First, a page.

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Typical budget for a show? 
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Fresh Face
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Joined: Sun Mar 20, 2011 8:03 am
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Post Typical budget for a show?
I'm a high school choir teacher who has been blessed to take over the drama productions this year. I am no stranger to the acting side of things (I've been doing community and regional theatre for over 20 years), but as far as the production side goes, I'm having to learn as I go. We did a musical, "No No Nanette," in the fall and just finished our spring play, so now I am looking at next year. Looking at the students I will have to work with, I think "Seussical the Musical" will be a good fit for us. What concerns me now is the budget I must work under.

So what is your typical budget for a show? I realize that this varies WILDLY depending on so many factors, but how much is reasonable? I am trying to use some of my remaining budget from this school year to offset expenses for next year, so that will help, but here are my numbers:

I have $1000 given by the board each year for the musical. This money is provided each year and if not used, it goes away. This year, that just barely covered the licensing fees and rental costs. I have a second budget account which carries over from year to year, but must be replenished by our ad and ticket sales. Right now that account has about $2500 in it. We made money on "Nanette" this year because I kept sets intentionally simple, using things we already owned. I also asked students to provide their own costumes in many cases, and in all other cases, costumes were purchased at Goodwill for very cheap.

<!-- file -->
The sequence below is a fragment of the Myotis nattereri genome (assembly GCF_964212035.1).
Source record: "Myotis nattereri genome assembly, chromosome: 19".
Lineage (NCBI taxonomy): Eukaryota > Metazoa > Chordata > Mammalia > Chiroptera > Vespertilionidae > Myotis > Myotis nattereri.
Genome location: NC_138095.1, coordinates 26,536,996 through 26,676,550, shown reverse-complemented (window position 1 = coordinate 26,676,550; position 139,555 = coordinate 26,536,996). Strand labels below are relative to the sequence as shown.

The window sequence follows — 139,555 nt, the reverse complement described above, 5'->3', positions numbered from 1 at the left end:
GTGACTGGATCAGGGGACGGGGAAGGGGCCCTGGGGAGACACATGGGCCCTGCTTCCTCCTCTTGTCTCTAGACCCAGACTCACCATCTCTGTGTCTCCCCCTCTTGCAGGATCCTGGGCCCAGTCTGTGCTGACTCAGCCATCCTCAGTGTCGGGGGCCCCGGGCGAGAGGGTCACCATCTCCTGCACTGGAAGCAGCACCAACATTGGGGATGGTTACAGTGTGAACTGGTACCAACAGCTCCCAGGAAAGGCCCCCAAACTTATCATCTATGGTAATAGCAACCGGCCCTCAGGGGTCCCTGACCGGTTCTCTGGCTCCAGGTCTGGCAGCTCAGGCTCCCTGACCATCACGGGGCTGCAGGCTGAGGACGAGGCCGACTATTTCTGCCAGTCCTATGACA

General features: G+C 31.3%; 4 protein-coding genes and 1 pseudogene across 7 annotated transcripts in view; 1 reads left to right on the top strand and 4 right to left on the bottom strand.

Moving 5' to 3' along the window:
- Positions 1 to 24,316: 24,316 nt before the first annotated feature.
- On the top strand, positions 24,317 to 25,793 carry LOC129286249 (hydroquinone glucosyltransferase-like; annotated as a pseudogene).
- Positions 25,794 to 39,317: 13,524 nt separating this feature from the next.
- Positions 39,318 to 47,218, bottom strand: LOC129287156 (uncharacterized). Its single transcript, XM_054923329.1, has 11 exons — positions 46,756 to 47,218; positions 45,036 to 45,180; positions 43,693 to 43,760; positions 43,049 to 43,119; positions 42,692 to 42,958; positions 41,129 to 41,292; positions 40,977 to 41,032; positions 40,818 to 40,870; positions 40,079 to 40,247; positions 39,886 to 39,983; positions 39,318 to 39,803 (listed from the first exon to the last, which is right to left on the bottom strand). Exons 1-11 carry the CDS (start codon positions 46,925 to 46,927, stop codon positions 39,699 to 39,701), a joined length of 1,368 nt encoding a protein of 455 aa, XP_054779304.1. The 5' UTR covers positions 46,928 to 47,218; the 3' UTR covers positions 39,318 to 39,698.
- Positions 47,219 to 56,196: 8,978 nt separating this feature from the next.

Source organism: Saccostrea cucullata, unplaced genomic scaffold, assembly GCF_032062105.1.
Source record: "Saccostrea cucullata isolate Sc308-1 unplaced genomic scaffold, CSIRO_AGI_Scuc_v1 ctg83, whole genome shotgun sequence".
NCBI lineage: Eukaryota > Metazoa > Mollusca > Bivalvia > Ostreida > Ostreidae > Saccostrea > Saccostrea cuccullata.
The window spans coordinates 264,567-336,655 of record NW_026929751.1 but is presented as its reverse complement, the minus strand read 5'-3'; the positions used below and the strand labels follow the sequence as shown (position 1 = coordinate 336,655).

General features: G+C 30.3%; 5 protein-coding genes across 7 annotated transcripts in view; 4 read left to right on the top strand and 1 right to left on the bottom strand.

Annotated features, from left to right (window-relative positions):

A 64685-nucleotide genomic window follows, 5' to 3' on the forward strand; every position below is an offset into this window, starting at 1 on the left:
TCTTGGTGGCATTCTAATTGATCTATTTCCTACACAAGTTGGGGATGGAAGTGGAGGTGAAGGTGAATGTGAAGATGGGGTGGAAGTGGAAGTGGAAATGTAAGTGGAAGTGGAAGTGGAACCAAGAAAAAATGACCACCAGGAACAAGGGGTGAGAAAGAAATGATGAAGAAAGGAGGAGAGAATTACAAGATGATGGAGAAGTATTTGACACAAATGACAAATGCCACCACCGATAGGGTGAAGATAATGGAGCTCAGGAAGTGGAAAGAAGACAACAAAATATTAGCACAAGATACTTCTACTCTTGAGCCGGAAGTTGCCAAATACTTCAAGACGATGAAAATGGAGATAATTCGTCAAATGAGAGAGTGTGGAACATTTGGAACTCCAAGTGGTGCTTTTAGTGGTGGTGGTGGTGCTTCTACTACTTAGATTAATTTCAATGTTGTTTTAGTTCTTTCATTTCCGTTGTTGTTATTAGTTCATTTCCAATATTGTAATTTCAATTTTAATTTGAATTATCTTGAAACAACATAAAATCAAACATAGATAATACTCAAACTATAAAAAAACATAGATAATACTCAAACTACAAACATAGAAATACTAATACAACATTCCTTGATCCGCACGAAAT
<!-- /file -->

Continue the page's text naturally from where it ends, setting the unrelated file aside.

My plan for "Seuss" was to pay most (if not all) of the licensing fees and such out of my current choir budget since I lose that if I don't use it by the end of the year. However, this show is going to be even more expensive than "Nanette". The licensing and rentals alone are killing me- $550 for the material rental (plus $400 for an extra month of rehearsal- I don't see us putting it together in 8 weeks when we're only rehearsing 6 hours a week), $400 deposit (I need to check where the deposit from "Nanette" went), plus $165 a night in royalties (we typically do two performances, although I'm considering adding a Sunday matinee). According to my lousy math, the total cost up front will be $1845 (if we go three performances). I know that's not a TON, but still! I'm also looking at purchasing some LED lights to add color- our current lights are only barely sufficient to light the stage and provide no color.